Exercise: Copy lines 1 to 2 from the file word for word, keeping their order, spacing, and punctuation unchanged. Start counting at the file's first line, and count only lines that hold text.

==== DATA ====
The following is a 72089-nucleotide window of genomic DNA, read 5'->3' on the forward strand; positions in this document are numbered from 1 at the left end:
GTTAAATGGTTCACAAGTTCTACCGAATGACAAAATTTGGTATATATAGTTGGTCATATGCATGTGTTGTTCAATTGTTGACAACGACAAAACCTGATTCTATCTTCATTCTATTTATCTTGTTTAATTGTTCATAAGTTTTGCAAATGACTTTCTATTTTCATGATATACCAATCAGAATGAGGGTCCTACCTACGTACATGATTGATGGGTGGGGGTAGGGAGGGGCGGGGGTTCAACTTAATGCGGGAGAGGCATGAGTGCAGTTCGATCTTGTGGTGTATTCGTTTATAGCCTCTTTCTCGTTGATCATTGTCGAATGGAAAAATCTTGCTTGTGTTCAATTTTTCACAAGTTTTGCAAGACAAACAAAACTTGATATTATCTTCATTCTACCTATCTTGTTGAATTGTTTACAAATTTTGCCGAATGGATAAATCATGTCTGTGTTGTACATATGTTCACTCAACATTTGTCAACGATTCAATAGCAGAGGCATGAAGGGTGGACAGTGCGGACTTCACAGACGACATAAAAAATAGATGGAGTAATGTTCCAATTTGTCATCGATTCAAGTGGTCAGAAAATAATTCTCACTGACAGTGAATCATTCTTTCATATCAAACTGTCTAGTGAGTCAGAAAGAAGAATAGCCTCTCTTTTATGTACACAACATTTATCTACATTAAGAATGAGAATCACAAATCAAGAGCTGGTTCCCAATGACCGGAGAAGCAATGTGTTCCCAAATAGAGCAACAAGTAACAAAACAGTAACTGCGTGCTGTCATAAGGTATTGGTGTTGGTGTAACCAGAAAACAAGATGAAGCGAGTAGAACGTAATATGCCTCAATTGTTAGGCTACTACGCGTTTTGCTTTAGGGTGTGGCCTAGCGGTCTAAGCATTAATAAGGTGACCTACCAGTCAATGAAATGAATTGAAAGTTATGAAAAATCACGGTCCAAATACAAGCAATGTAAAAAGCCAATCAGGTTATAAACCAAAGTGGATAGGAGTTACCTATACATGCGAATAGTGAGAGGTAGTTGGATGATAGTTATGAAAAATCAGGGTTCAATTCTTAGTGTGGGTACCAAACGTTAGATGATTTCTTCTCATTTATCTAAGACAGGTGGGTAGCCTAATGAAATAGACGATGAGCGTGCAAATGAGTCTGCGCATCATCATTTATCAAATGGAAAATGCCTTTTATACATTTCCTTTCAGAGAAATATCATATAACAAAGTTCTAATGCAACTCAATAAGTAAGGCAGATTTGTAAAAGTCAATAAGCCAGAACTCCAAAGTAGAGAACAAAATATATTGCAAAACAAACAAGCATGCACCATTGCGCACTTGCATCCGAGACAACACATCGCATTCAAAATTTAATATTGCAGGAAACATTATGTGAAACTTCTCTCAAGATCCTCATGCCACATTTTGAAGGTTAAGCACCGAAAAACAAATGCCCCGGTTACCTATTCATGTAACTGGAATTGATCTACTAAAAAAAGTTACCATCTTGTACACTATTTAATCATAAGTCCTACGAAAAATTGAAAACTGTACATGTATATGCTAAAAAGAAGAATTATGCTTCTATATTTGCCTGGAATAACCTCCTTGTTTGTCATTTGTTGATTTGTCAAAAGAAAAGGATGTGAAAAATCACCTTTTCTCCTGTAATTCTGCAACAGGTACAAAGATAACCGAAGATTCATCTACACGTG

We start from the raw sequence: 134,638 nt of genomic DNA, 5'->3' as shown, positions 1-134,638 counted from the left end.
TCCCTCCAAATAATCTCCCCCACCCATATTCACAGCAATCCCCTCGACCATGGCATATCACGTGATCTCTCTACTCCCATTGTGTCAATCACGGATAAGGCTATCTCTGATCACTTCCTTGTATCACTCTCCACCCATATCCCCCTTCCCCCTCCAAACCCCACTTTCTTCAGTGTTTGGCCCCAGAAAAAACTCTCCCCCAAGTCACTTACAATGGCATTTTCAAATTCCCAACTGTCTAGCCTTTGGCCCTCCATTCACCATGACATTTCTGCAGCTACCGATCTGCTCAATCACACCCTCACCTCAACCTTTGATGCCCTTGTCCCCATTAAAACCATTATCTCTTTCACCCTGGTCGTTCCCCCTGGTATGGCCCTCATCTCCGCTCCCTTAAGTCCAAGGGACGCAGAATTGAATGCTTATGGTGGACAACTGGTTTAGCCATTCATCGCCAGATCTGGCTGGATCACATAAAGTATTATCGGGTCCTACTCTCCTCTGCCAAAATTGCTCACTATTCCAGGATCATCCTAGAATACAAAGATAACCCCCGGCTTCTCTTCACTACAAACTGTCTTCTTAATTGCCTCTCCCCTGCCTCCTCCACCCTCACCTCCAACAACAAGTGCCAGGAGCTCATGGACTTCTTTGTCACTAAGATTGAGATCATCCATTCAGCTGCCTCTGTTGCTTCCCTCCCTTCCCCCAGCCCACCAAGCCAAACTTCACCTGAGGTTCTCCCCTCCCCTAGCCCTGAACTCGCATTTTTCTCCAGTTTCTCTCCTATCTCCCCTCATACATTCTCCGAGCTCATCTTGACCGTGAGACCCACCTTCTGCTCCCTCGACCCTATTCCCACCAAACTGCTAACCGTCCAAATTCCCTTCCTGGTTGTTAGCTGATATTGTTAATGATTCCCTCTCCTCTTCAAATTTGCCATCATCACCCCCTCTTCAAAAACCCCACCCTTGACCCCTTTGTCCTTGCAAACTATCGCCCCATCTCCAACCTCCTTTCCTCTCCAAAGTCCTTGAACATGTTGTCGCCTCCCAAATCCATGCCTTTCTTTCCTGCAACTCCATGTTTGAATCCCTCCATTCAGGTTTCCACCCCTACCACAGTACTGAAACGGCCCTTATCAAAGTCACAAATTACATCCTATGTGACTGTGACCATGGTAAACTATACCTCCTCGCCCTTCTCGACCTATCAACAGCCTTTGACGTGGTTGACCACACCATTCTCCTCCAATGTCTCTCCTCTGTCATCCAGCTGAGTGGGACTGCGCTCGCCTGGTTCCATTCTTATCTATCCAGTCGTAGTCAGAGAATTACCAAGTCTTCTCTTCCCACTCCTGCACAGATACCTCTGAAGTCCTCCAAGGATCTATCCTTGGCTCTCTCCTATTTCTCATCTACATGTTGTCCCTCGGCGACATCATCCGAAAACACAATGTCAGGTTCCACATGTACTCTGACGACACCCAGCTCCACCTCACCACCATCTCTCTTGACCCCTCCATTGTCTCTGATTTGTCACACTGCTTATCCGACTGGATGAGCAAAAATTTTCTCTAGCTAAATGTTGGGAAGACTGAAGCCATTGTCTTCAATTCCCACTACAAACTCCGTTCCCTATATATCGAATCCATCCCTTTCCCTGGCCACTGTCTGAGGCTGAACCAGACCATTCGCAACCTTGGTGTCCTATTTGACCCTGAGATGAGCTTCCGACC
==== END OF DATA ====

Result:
The following is a 72089-nucleotide window of genomic DNA, read 5'->3' on the forward strand; positions in this document are numbered from 1 at the left end:
GTTAAATGGTTCACAAGTTCTACCGAATGACAAAATTTGGTATATATAGTTGGTCATATGCATGTGTTGTTCAATTGTTGACAACGACAAAACCTGATTCTATCTTCATTCTATTTATCTTGTTTAATTGTTCATAAGTTTTGCAAATGACTTTCTATTTTCATGATATACCAATCAGAATGAGGGTCCTACCTACGTACATGATTGATGGGTGGGGGTAGGGAGGGGCGGGGGTTCAACTTAATGCGGGAGAGGCATGAGTGCAGTTCGATCTTGTGGTGTATTCGTTTATAGCCTCTTTCTCGTTGATCATTGTCGAATGGAAAAATCTTGCTTGTGTTCAATTTTTCACAAGTTTTGCAAGACAAACAAAACTTGATATTATCTTCATTCTACCTATCTTGTTGAATTGTTTACAAATTTTGCCGAATGGATAAATCATGTCTGTGTTGTACATATGTTCACTCAACATTTGTCAACGATTCAATAGCAGAGGCATGAAGGGTGGACAGTGCGGACTTCACAGACGACATAAAAAATAGATGGAGTAATGTTCCAATTTGTCATCGATTCAAGTGGTCAGAAAATAATTCTCACTGACAGTGAATCATTCTTTCATATCAAACTGTCTAGTGAGTCAGAAAGAAGAATAGCCTCTCTTTTATGTACACAACATTTATCTACATTAAGAATGAGAATCACAAATCAAGAGCTGGTTCCCAATGACCGGAGAAGCAATGTGTTCCCAAATAGAGCAACAAGTAACAAAACAGTAACTGCGTGCTGTCATAAGGTATTGGTGTTGGTGTAACCAGAAAACAAGATGAAGCGAGTAGAACGTAATATGCCTCAATTGTTAGGCTACTACGCGTTTTGCTTTAGGGTGTGGCCTAGCGGTCTAAGCATTAATAAGGTGACCTACCAGTCAATGAAATGAATTGAAAGTTATGAAAAATCACGGTCCAAATACAAGCAATGTAAAAAGCCAATCAGGTTATAAACCAAAGTGGATAGGAGTTACCTATACATGCGAATAGTGAGAGGTAGTTGGATGATAGTTATGAAAAATCAGGGTTCAATTCTTAGTGTGGGTACCAAACGTTAGATGATTTCTTCTCATTTATCTAAGACAGGTGGGTAGCCTAATGAAATAGACGATGAGCGTGCAAATGAGTCTGCGCATCATCATTTATCAAATGGAAAATGCCTTTTATACATTTCCTTTCAGAGAAATATCATATAACAAAGTTCTAATGCAACTCAATAAGTAAGGCAGATTTGTAAAAGTCAATAAGCCAGAACTCCAAAGTAGAGAACAAAATATATTGCAAAACAAACAAGCATGCACCATTGCGCACTTGCATCCGAGACAACACATCGCATTCAAAATTTAATATTGCAGGAAACATTATGTGAAACTTCTCTCAAGATCCTCATGCCACATTTTGAAGGTTAAGCACCGAAAAACAAATGCCCCGGTTACCTATTCATGTAACTGGAATTGATCTACTAAAAAAAGTTACCATCTTGTACACTATTTAATCATAAGTCCTACGAAAAATTGAAAACTGTACATGTATATGCTAAAAAGAAGAATTATGCTTCTATATTTGCCTGGAATAACCTCCTTGTTTGTCATTTGTTGATTTGTCAAAAGAAAAGGATGTGAAAAATCACCTTTTCTCCTGTAATTCTGCAACAGGTACAAAGATAACCGAAGATTCATCTACACGTG